By Andrew Cremata
Earlier this summer, Lynn asked me to take her and her teenage Liam fishing, because Liam was swiftly becoming a fishing fanatic. Whenever anyone makes such a request, I do my best to make it happen. Learning the art of angling builds character while connecting one’s spirit to the earth in a fundamental way. In the nihilistic postmodern age, grounding is more important than ever.
If you’re good at it, you even get a free meal.
Normally, when someone asks me to take them fishing we travel to the Yukon, catch a lot of fish, and learn a thing or two along the way. Traveling to Canada still isn’t easy and sometimes it’s not possible, so I decided to take Lynn and Liam fishing for flounder out on the Skagway docks.
When people imagine fishing in Alaska, small flounders aren’t even considered. Over the years I’ve learned that most people with little fishing experience don’t really care whether they catch flounder or king salmon, as long as they catch something. While Skagway isn’t exactly known for its fishing, there are usually plenty of small flounder to catch from the docks.
It wasn’t until Oct. 5 that I managed to find time for a fishing adventure. The weather cooperated and we met out on the Ore Dock to catch some flounder and learn a thing or two about various fishing rigs and angling techniques.
Using small chunks of herring for bait, we dropped our hooks 125 feet to the bottom and waited for a bite. Usually, it doesn’t take long but an hour and a half went by without so much as a tap. With dusk setting in, I began to think we were going to get skunked.
Suddenly, I felt something tugging on my line so I set the hook. Keep in mind that most of the flounders caught in Skagway are no more than eight ounces. They’re so small that I tie on two hooks and often catch them two at a time. Up until Oct. 5, the largest flounder I’d seen caught off the dock was about 15 inches long and weighed maybe two pounds.
So, when my rod bent over double and line started pulling from the drag, I assumed that I’d hooked into something other than a flounder. After getting the fish halfway in, I knew there was a problem. Using light gear and line, there was no way I would be able to lift the fish up onto the dock. Especially since it was low tide, which meant I would have to pull the fish up nearly 45 feet.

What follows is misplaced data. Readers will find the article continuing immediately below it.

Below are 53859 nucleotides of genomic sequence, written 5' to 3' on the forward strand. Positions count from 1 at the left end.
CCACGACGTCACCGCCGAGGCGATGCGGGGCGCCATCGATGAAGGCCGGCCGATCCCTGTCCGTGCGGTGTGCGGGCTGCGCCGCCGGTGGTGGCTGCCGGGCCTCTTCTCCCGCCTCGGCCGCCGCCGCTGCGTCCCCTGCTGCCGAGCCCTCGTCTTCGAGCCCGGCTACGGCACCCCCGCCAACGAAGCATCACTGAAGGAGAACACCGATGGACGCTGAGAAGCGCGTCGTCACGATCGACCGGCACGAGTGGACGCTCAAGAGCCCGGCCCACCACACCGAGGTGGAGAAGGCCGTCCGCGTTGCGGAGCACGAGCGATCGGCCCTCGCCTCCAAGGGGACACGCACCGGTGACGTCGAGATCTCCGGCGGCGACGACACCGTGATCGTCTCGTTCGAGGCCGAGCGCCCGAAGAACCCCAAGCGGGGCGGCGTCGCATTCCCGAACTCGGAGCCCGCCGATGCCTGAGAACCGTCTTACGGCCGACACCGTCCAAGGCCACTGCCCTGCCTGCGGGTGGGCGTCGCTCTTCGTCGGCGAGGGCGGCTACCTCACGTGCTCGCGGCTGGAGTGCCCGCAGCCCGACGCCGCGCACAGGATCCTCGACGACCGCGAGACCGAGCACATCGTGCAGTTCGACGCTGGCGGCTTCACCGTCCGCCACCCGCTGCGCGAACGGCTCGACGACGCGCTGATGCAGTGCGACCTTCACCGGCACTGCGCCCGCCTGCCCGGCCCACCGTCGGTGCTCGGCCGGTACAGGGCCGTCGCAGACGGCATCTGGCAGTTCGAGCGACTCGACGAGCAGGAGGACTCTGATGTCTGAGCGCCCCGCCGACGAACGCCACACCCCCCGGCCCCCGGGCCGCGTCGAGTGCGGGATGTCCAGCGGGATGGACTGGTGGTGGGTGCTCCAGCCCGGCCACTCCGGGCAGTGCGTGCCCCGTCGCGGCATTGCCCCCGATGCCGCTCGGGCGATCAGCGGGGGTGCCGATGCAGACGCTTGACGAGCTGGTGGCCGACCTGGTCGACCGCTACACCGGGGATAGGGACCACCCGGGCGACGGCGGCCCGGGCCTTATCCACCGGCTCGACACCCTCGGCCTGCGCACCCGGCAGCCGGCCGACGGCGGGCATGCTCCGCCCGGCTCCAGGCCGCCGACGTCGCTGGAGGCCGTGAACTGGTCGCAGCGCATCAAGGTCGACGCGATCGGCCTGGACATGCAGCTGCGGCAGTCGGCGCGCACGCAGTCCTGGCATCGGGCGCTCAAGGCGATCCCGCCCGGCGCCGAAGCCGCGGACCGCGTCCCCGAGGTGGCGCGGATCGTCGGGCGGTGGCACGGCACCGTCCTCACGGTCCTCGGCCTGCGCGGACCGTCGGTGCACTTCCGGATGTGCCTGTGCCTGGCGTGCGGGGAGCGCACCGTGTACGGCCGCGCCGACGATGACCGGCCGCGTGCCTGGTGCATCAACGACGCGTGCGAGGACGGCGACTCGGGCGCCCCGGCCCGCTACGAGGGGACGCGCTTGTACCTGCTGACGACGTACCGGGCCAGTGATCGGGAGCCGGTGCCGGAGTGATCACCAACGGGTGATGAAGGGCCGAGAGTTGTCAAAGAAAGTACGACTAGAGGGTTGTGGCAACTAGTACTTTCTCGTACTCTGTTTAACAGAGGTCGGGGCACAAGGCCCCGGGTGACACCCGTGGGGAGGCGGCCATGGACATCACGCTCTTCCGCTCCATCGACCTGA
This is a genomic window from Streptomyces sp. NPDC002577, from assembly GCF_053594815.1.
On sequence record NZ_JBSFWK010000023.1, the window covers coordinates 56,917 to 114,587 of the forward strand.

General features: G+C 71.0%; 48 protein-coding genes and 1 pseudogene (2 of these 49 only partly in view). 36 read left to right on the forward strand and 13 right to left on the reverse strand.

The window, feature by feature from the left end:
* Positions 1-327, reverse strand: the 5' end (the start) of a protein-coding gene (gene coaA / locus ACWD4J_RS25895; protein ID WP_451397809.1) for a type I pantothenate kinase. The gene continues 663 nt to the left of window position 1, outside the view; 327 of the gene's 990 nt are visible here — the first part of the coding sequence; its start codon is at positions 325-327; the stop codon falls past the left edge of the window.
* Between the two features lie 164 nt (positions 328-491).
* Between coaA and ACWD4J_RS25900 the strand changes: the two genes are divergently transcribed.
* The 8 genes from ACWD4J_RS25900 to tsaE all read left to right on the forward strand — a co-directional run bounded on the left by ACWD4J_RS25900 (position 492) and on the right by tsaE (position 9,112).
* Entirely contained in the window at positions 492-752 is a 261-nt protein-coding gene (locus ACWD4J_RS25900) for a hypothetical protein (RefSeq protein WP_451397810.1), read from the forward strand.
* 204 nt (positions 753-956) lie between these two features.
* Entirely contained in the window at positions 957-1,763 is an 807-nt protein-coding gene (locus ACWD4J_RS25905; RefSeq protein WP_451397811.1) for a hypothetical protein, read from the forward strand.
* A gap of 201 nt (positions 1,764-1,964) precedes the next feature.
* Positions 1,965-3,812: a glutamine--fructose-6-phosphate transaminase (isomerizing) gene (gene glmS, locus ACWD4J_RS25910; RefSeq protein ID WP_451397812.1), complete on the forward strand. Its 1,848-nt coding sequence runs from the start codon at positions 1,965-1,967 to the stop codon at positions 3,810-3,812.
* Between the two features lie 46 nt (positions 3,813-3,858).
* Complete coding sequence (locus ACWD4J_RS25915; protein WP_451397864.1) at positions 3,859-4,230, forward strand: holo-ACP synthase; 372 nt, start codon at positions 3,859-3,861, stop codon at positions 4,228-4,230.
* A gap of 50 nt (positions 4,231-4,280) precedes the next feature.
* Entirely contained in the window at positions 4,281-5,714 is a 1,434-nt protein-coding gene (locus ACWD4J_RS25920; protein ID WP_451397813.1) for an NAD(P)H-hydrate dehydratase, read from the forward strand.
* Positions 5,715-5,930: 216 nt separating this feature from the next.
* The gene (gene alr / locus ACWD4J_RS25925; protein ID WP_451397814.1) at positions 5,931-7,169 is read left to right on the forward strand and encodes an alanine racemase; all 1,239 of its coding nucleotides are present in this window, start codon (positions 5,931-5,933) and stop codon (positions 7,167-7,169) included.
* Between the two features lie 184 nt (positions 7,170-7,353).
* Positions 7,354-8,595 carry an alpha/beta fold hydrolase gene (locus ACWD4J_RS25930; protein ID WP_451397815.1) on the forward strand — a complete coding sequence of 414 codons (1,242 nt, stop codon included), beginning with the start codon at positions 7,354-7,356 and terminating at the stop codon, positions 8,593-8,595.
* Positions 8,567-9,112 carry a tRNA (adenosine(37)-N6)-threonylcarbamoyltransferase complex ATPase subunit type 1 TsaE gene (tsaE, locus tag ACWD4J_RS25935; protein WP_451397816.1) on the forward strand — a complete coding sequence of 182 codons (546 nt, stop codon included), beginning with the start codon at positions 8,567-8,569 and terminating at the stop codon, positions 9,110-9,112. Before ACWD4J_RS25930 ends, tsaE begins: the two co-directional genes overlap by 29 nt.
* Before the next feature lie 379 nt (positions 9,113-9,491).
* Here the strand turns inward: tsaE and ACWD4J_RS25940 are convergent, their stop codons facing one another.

When the fish broke water, I was astounded to see that it was a massive starry flounder — by far the biggest I’ve ever seen both in and out of Skagway. I asked Liam to hold the fish in place while I improvised a plan to land the massive fish.
After removing a large treble hook from a Daredevle Spoon in my tackle box, I tied it onto another rod along with a small lead sinker to give it some weight. Next, I dropped it down next to the flounder and tried to snag it. If successful, Liam and I would use the power of both rods working in unison to land the fish.
After a few failed attempts, the hook got wrapped around the line on the other rig and I was unable to untangle it.
Back when I fished bridges and piers in Florida more than 26 years ago, I carried a bridge gaff for landing large fish. A bridge gaff is nothing more than a very large and heavy treble hook tied to a rope — a heavy-duty version of my improvised snagging rig.
Not only did I keep my bridge gaff when I moved to Alaska, somehow I knew exactly where it was. In my mind’s eye, I could see it in my shed, sitting on the shelf of my workbench next to a jar of reel grease and a box of hooks.
There was only one way we were going to land this fish — the mother of all Skagway flounders. When I said out loud that I was going to drive home and get my bridge gaff, Lynn said, “How far away do you live?”
It was a valid question. The flounder was going nuts in an effort to free itself and there was little chance the plan would work. So, I did the opposite of what any reasonable person would do. I ran back to my car and drove home to grab the bridge gaff.
It was dark enough outside that I had to turn on my phone’s flashlight to see my workbench but my bridge gaff was exactly where it was supposed to be. Less than five minutes after leaving, I was on my way back to the dock.
Meanwhile, poor Liam was doing his best to keep the fish on the line when it suddenly started thrashing and the line broke. Lynn noticed that the fishing rod I used to try and snag the flounder was suddenly bending over, so she grabbed it. Somehow, when the flounder broke the line on the first rod, it snagged itself on the treble hook tied to the second.
By the time I ran back onto the dock, Lynn was shouting excitedly and for a moment I thought she may have hooked into another fish. Then she explained the situation while I unraveled the bridge gaff and dropped the hook down into the water next to the fish. Lynn handed the rod to Liam, who held the fish steady while I worked the big treble hook underneath the fish.
It took three tries to actually snag the lunker flounder. When it was safely on the dock, it was high-fives all around. At nearly seven pounds, it’s no surprise that it took three people to land the undisputed flounder heavyweight champion of Skagway, and it’s a testament to the power of teamwork.
It’s also proof that while fishing stories may often seem unbelievable, they are always 100 percent true.